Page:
Ontario Civil

Civil Practice and Procedure

Limitation of actions

Actions in contract or debt

Homeowners were not relying on good faith efforts of company to deal with their concerns

Appellant homeowners contracted with respondent company, to install HVAC system in their residence. Installation was completed in late 2006. Problems arose with HVAC system almost immediately after installation. Maintenance done by company was unsuccessful. After one final failure of system in fall of 2010, homeowners contacted U.S. based manufacturer of system. Manufacturer informed homeowners that improper installation was cause of system failure. Homeowners brought action against company in February 2012. Company claimed action was statute-barred, as homeowners were aware of problems well before February of 2010. Company successfully moved for summary judgment, to dismiss action. Homeowners appealed from dismissal of action. Appeal dismissed. Knowledge of company’s installation of system and subsequent problems, constituted knowledge that was sufficient to start claim. It was not necessary for homeowners to know cause of problem from manufacturer. By fall of 2009, homeowners’ concerns about company were clear, from evidence of homeowner himself. Homeowners were not relying on good faith efforts of company to deal with these concerns. Homeowners had at least by this time, discovered concerns that would allow them to bring action.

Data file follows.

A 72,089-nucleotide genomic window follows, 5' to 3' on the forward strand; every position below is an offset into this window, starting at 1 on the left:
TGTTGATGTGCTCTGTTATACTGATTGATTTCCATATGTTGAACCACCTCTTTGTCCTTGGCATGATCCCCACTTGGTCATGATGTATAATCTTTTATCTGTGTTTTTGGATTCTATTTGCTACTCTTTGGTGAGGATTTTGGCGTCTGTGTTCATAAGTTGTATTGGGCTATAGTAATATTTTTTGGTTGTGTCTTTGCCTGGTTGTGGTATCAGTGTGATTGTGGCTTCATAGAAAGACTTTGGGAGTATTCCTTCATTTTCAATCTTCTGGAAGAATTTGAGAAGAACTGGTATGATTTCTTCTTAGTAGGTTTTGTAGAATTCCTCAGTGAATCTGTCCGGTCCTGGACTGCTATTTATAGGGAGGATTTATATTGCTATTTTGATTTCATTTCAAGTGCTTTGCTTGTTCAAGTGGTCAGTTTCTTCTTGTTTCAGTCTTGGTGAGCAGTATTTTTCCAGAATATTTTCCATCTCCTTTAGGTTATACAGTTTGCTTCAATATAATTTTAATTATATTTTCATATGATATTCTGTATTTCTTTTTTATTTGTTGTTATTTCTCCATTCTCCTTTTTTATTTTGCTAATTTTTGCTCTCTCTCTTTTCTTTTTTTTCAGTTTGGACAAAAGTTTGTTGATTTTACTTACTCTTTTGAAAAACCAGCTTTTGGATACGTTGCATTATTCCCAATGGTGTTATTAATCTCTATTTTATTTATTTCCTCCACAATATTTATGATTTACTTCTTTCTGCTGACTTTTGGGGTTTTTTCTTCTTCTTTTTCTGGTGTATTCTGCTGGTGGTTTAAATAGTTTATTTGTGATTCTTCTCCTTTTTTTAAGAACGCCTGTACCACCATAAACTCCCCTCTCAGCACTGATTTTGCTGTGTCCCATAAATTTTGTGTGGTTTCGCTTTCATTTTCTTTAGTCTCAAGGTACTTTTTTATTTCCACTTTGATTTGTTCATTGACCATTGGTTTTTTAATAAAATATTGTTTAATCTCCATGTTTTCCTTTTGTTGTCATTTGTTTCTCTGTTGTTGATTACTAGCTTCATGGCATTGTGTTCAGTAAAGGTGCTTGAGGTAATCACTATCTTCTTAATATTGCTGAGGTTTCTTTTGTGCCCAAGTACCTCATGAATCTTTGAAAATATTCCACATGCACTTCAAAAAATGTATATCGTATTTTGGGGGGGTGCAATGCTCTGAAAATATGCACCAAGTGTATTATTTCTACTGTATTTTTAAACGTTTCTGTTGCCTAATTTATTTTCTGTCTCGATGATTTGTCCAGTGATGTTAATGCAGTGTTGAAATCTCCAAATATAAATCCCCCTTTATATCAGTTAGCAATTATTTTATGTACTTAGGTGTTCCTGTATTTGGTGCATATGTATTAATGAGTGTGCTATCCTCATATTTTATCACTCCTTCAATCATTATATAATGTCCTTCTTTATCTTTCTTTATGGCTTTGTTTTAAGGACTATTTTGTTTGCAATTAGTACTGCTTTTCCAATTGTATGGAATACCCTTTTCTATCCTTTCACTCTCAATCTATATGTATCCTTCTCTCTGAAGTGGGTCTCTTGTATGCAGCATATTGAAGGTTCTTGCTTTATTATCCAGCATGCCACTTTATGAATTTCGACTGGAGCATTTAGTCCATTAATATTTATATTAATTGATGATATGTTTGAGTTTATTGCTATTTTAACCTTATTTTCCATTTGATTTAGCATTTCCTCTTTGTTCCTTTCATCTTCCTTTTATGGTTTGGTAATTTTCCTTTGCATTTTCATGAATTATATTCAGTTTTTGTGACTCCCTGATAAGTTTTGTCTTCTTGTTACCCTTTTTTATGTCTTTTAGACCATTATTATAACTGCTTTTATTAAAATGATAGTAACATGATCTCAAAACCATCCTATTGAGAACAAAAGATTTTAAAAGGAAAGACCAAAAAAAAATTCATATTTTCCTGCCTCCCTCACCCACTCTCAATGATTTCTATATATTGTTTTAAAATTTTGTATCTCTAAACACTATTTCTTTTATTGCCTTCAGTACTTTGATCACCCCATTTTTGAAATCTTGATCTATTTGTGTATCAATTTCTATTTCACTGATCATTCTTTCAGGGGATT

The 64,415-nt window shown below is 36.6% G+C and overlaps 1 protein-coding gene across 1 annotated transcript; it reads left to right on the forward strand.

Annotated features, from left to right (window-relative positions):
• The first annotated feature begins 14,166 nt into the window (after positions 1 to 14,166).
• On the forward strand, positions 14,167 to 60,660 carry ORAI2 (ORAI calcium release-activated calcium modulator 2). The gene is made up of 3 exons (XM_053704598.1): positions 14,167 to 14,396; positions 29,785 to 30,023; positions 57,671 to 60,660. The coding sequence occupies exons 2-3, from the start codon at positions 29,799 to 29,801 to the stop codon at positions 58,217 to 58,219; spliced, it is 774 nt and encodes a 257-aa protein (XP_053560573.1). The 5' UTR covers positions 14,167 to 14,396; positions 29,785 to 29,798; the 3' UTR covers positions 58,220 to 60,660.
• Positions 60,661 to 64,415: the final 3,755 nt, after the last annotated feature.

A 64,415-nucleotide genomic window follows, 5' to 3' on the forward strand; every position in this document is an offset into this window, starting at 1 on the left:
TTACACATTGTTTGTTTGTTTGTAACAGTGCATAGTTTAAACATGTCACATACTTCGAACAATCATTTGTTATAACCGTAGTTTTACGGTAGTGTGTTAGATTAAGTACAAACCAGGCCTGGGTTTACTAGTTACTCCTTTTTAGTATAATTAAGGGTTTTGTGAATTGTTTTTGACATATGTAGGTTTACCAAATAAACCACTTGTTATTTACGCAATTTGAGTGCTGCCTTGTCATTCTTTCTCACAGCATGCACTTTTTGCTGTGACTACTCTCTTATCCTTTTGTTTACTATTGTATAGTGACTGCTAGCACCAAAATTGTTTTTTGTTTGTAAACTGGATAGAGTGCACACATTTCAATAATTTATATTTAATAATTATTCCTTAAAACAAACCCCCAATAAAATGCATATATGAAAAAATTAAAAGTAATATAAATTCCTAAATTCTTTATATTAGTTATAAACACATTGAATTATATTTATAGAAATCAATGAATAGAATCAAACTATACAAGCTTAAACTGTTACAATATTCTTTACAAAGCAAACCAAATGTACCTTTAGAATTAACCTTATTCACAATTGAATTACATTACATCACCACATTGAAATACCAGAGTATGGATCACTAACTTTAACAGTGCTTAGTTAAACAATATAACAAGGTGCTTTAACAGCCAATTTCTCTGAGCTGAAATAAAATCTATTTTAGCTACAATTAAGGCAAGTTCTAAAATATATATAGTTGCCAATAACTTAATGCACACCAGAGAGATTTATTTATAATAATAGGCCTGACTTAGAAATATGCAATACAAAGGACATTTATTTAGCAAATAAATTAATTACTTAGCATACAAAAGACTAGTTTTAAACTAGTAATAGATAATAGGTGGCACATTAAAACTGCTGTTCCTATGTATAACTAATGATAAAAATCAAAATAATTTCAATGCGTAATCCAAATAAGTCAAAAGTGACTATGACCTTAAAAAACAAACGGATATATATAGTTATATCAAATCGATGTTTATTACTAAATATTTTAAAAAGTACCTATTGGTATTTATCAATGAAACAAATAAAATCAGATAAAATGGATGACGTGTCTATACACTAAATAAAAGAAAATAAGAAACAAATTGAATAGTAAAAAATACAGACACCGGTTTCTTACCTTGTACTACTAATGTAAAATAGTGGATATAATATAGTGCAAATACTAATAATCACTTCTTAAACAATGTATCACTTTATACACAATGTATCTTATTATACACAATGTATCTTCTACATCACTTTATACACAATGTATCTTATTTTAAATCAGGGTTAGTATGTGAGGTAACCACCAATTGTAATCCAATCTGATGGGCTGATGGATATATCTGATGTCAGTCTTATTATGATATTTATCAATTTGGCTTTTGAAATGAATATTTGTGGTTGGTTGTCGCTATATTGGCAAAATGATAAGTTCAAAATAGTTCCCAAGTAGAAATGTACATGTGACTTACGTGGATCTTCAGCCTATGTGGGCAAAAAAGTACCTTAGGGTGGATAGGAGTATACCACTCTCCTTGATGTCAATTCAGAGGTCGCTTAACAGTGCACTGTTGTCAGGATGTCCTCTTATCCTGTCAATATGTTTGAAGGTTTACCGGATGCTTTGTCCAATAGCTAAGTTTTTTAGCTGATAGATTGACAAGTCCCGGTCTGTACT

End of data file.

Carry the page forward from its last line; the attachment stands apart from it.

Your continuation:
Zeppa v. Woodbridge Heating & Air-Conditioning Ltd. (2019), 2019 CarswellOnt 1342, 2019 ONCA 47, G.R. Strathy C.J.O., K. Feldman J.A., and David Brown J.A. (Ont. C.A.); affirmed (2017), 2017 CarswellOnt 15909, 2017 ONSC 5847, P.J. Monahan J. (Ont. S.C.J.).

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